R.I.P Dr. William C.C. Hu

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R.I.P Dr. William C.C. Hu

Postby Bao on Tue Oct 05, 2021 1:10 pm

R.I.P Dr. William C.C. Hu April 22, 1935 - August 24, 2021

Damn, my old friend and Tai Chi training partner, who also had the privilege of studying for Dr. William C.C. Hu, just sent me this link. https://www.tributearchive.com/obituari ... liam-cc-hu

I had no idea. Now I am depressed. :'(


Requiescat in pace dear teacher. And thank you for your generosity, you will be remembered.
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Re: R.I.P Dr. William C.C. Hu

Postby oragami_itto on Tue Oct 05, 2021 2:44 pm

R.I.P.
"Never met a word that I wouldn't like a weapon just brandish."
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Re: R.I.P Dr. William C.C. Hu

Postby Tom on Wed Oct 06, 2021 12:41 pm

Requiescat in pace.

Dr. Hu explored taijiquan deeply and taught many. This article gives a sense of his collaboration over the years:

http://www.silverington.com/Pdf/The%20way%20to%20personal%20empowerment.pdf
“Only the disciplined ones in life are free.”—Eliud Kipchoge
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Re: R.I.P Dr. William C.C. Hu

Postby Bao on Wed Oct 06, 2021 1:31 pm

Tom wrote:Requiescat in pace.

Dr. Hu explored taijiquan deeply and taught many. This article gives a sense of his collaboration over the years:

http://www.silverington.com/Pdf/The%20way%20to%20personal%20empowerment.pdf


Ah, you found that article. Yes, it's an interesting piece of writing. The writer, Bill Dockins, who was one of Dr's Hu's few close/private students, introduced Tai Chi in Sweden in 1968, and he taught it as a martial art. And yes, Dr Hu explored Taijiquan deeply, but he only had a few close students in the USA, and he mostly only taught in private. I don't even think he taught Tai Chi to most of his close students. I remember him saying that he usually taught Shaolin and not Taijiquan. However, this was Old Shaolin which does not really resemble the Long Fist styles that people usually associate Shaolin with today. However, the vast majority of the people he taught was the students of Bill, at long and extensive Tai Chi summer camps held in Sweden in the 1990s.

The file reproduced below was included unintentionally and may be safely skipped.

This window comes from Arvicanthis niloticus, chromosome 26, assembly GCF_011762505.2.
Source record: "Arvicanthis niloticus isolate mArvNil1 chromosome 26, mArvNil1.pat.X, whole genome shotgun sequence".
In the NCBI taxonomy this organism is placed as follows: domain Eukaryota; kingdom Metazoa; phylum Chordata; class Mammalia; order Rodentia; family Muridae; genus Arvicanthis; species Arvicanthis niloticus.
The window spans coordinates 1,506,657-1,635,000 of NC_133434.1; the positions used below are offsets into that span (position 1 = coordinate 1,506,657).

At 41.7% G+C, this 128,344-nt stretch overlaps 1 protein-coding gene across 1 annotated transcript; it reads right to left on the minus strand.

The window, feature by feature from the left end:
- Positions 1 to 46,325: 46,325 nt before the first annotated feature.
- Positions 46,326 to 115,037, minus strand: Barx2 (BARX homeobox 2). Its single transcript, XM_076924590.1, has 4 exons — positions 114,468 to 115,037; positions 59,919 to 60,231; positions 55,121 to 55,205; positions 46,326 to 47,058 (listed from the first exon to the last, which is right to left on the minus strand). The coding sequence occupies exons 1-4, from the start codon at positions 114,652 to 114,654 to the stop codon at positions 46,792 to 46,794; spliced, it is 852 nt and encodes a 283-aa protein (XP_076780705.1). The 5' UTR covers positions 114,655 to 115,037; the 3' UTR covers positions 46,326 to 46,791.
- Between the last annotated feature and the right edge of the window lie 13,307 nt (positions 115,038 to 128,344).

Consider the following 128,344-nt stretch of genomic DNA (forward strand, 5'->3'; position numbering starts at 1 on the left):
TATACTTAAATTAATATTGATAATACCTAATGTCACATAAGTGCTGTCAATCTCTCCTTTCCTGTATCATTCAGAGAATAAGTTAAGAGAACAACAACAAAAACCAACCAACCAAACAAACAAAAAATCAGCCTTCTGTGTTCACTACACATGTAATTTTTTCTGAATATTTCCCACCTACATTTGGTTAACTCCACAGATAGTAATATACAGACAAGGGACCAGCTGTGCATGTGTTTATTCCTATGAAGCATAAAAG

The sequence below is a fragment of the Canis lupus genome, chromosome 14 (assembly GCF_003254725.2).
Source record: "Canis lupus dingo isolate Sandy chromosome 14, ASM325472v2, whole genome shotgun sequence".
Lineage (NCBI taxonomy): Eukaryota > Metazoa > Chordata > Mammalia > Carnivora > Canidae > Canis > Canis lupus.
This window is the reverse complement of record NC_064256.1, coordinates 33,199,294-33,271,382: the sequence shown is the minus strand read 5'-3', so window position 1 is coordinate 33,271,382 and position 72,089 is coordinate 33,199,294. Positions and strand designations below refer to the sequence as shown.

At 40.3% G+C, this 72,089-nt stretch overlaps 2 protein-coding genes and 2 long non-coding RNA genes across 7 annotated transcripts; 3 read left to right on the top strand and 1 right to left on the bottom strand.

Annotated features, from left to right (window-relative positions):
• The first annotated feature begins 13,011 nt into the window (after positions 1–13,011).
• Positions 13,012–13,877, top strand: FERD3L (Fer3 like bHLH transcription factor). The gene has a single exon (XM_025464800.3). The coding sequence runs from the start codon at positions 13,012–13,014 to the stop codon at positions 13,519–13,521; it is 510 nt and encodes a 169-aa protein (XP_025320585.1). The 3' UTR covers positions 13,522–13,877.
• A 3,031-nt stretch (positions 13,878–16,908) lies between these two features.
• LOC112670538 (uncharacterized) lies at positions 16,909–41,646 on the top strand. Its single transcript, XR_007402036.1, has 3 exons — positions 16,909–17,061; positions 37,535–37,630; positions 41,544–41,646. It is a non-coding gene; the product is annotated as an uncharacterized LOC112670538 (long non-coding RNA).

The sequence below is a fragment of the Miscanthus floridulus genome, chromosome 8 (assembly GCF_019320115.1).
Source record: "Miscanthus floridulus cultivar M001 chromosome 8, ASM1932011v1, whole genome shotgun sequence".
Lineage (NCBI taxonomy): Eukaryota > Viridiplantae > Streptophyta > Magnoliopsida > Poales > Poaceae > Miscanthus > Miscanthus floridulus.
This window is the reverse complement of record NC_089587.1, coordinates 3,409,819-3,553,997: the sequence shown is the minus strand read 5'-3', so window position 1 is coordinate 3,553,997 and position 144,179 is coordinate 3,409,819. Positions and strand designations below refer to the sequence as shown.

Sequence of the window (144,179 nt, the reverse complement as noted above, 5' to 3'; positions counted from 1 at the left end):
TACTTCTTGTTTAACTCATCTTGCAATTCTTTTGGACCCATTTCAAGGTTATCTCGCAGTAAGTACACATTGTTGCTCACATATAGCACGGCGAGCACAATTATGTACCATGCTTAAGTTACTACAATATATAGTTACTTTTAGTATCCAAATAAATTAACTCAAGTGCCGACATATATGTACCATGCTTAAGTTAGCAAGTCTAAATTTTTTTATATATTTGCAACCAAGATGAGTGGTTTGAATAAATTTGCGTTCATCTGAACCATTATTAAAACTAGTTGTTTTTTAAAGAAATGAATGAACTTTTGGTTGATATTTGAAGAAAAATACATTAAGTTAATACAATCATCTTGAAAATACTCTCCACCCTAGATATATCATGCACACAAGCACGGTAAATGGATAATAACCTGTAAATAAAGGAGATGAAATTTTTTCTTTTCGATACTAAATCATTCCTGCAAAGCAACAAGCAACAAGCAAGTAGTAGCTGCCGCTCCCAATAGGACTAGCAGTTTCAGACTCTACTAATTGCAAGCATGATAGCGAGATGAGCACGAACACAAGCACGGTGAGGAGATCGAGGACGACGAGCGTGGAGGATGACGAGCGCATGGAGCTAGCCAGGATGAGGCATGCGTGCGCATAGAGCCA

His method was scientific, subtle and extremely precise. He didn't like to speak too much about things like qi or yi as he thought that using modern western language would be better to teach modern western people. Instead he emphasised the use of exact angles and leverage to control people with ease.
Last edited by Bao on Wed Oct 06, 2021 1:33 pm, edited 2 times in total.
Thoughts on Tai Chi (My Tai Chi blog)
- Storms make oaks take deeper root. -George Herbert
- To affect the quality of the day, is the highest of all arts! -Walden Thoreau
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Re: R.I.P Dr. William C.C. Hu

Postby nicklinjm on Wed Oct 06, 2021 6:01 pm

Looks like there's almost no information about William Hu online. Bao, would you mind introducing a bit about his MA background and what you found special about his taiji?
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Re: R.I.P Dr. William C.C. Hu

Postby Bao on Thu Oct 07, 2021 1:39 am

nicklinjm wrote:Looks like there's almost no information about William Hu online. Bao, would you mind introducing a bit about his MA background and what you found special about his taiji?